The Corner

Neo Cons

Jon – I don’t really disagree with any of that. Though someone recently told me that Norman Podhoretz now says in his new book that he coined the term neocon in the mid-1950s. We’ll just put that aside.

Anyway, again I don’t necessarily say that neoconservative means a former liberal. That was Ramesh’s response. Though the former liberal thing is obviously a big part of the intellectual history. Here’s how I put it in my much maligned three parter ( Here, here, and here) on “neoconservatism”:

The word “neoconservative” was coined by Michael Harrington and the editors of Dissent to describe their old friends who’d moved to the right. It was an insult, along the lines of “running dog” or “fellow traveler.” Or perhaps the “neo” was intended to conjure “neo-Nazi,” the only other political label to sport the prefix. As Seymour Martin Lipset, one of the most-respected social scientists of the 20th century and an original neocon wrote, the term “was invented as an invidious label to undermine political opponents, most of whom have been unhappy with being so described.”

And speaking of that endless column, my whole point about neoconservatism is that it is a word which distorts more than it reveals, is used irresponsibly by critics and adherents alike and should be interred along with all of the once-important distinctions of the left — Schactmanites, Lovestonians, Fabians etc. Those on the so-called paleo right love the neocon label because it allows them to perpetuate a myth that the conservative movement has been hijacked. The reasons liberals and many self-described neoconservatives use the term are many, but one of them is as a way of asserting moral or intellectual superiority to just plain old “conservatives.”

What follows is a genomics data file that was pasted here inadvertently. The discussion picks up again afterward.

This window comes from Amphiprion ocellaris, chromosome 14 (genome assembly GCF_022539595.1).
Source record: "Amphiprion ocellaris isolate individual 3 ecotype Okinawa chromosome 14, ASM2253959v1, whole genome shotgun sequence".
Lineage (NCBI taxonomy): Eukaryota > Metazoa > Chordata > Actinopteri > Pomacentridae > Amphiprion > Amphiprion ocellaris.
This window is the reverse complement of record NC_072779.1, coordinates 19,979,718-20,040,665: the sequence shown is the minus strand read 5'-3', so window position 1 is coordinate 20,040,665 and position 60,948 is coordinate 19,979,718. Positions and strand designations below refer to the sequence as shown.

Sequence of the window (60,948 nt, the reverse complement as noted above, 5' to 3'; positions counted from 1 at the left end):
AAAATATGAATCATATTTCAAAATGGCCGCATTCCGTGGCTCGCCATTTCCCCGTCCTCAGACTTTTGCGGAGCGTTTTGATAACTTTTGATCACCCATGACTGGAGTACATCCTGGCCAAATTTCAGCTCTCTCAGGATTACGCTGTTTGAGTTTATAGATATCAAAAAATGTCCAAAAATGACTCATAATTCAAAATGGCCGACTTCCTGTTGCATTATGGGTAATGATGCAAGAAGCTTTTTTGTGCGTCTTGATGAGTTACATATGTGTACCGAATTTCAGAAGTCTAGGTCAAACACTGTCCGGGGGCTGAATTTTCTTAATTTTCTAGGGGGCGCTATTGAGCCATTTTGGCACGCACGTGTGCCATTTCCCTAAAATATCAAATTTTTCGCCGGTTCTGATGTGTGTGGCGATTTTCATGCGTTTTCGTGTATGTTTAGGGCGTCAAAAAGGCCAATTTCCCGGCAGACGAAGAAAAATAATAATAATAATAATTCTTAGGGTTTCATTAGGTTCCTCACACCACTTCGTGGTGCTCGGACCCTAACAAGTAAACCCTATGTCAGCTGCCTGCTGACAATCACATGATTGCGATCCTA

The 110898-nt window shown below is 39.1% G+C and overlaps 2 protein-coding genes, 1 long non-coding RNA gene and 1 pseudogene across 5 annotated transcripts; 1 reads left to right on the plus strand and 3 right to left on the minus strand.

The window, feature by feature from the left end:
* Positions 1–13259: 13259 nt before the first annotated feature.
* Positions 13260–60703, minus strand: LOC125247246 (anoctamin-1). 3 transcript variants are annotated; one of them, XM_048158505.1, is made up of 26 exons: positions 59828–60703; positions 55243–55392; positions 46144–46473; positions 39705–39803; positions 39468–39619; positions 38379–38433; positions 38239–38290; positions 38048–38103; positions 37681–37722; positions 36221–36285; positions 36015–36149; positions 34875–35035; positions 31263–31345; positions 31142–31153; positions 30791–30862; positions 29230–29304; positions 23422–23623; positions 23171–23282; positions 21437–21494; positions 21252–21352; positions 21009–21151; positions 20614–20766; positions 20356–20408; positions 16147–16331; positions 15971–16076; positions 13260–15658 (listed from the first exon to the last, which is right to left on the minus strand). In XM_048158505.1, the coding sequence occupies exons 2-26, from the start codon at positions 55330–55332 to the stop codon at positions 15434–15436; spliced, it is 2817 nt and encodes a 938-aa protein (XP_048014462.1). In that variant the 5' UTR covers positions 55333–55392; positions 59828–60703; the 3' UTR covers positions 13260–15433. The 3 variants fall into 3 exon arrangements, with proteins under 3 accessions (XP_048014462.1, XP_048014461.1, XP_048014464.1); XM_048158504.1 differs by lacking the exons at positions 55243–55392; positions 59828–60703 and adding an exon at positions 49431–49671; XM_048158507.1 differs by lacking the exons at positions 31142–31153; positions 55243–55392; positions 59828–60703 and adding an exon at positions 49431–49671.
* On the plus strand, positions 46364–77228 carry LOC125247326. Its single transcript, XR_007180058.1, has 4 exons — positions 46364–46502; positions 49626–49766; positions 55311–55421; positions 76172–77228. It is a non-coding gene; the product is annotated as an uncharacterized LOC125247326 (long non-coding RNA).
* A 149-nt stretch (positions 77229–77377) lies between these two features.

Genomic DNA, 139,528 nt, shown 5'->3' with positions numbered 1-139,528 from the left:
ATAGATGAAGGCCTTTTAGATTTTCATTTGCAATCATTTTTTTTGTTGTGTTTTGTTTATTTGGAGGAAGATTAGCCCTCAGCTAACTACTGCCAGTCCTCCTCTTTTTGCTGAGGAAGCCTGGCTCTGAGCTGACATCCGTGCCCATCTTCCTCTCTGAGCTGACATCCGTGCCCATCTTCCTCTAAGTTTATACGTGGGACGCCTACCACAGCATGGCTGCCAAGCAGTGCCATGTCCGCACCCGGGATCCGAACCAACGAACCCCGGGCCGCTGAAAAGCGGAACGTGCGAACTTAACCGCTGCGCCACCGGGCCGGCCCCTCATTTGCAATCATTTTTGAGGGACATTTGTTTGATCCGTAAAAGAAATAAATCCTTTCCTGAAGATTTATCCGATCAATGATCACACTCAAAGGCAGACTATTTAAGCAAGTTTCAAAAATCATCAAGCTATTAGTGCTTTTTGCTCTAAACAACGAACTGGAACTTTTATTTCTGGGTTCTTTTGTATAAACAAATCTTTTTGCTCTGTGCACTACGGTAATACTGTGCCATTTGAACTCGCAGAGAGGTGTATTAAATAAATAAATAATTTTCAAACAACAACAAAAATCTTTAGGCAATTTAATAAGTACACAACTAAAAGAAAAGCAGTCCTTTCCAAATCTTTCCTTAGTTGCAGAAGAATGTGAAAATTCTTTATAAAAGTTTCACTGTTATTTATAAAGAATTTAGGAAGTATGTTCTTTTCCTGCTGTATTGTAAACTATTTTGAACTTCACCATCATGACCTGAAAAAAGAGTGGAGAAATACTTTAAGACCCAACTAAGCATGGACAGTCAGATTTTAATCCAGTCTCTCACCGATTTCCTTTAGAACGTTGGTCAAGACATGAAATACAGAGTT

Indeed, I continue to find it hilarious that self-described neoconservatives (and the liberal New York media establishment which listens to them) still talks of National Review as if it is a “paleo” or “Old Right” publication, while the self-described paleos claim that NR has been completely taken over by neoconservatism. These assertions cannot both be true and it is further evidence that the word should be thrown away. NR is merely and proudly conservative and needs no prefixes. At least that’s how I see it.


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